It is not yet clear what will be the effect of federal regulations on southern yellow pine (SYP) treated lumber, as the formula will change beginning 2004. Approximately 47% of SYP lumber is treated, but it equates to 80% of the lumber value. It is anticipated the cost of treated lumber will rise 20-30%, then adjust down slightly once in full operation. While some plastic and wood/plastic substitutes are cutting into the market, treated wood is still by far the most cost effective material for outdoor construction, ranging from 40 to more than 200% less. While softwood pulpwood price has plummeted, the paper industry can not sustain the stumpage highs of $35-$40/cord and be competitive globally.

Forest landowners need to generate profits, but keep in mind that pulpwood is a market that helps move the crop to sawtimber, peeler logs, and poles in less time. The final harvest is where profits are realized. It is more important for the first thinning to leave the best trees with a uniform spacing and minimal damage to residual trees. Even though softwood stumpage prices are down, please note that from 1993 to the peak average price in 1998, sawtimber rose 63% (an annual compound rate of 8%). Today, it is down only 8% from 1998, or it is up 49% since 1993.  Remember, a contribution to this rise in price was the “shut down” of timber harvest from USDA Forest Service lands. Hardwood average stumpage prices have been stable since 1998 with some growth, especially for high grade oaks and pulpwood. 

Recovery and Future:

A foundation for recovery seems to be in place as most manufacturing orders are up. Projections from the recent RPA data are predicting a rebound and modest growth out to 2050. The projections are careful to state it will take some time to return to mid 1990s levels. With recent increase in global pulp and paper capacity, it is Graphs showing forestry contributions, employment trends in SC clear that this industry will not see the growth experienced since the 1950s.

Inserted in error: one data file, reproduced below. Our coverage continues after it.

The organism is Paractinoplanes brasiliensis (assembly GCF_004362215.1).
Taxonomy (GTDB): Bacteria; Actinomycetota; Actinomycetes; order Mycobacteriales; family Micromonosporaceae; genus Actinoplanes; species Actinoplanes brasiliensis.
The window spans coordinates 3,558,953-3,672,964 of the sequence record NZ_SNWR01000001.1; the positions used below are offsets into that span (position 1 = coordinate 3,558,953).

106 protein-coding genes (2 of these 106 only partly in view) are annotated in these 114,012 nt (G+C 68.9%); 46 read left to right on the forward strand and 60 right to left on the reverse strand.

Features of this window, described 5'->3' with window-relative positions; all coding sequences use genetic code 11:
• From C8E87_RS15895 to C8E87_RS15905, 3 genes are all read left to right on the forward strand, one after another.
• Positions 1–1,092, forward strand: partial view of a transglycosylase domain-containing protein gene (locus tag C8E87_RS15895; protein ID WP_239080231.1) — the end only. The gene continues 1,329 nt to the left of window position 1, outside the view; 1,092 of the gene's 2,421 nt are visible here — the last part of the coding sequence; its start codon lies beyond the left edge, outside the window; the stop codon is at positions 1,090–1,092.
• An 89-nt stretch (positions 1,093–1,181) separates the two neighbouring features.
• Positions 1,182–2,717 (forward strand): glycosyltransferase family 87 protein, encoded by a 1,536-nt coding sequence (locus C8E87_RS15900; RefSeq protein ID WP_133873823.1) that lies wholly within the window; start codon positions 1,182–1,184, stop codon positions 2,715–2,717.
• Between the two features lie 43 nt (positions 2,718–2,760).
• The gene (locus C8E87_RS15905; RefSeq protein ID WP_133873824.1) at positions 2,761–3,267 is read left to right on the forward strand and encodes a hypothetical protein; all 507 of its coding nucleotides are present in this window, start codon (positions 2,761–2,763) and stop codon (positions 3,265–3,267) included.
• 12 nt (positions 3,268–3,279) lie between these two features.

The good news is that the South is projected to remain the largest timber products producer in the world. It will continue to be dominant in pulpwood supply and in the best position to capture the majority of the growth. South Carolina has seven pulp and paper mills, with six more near our border. Growth is projected to be in containerboard (pine), tissue paper (hardwood), and printing and writing paper grades (hardwood).

Paper recycling is near the maximum mix for maintaining quality paper. This will give way to more demand for pulpwood. As long as housing starts remain strong, the increasing demand for OSB will increase the demand for pulpwood. There is one composite mill in SC with three nearby in Georgia. But with current levels of softwood pulpwood growing stock, don’t expect the price to return to recent highs any time soon. 

However, hardwood pulpwood is projected to remain in strong demand, due to pressure on availability and accessibility, resulting from conservation and water quality issues, and inadequate management. SYP lumber is also expected to grow, but not at historical levels. The biggest challenge to solid wood products in the short run is reducing inventory and production. 

In the long run, housing starts are projected to be less than recent levels. The development and acceptance of engineered wood, and solid wood imports will take some of the market, as well as substitutes of nonwood building products (steel, concrete, plastic, vinyl siding, metal cabinets). Canadian lumber imports are expected to remain around 30% to the U.S.; however, other imports are projected to increase to 15% of U.S. consumption.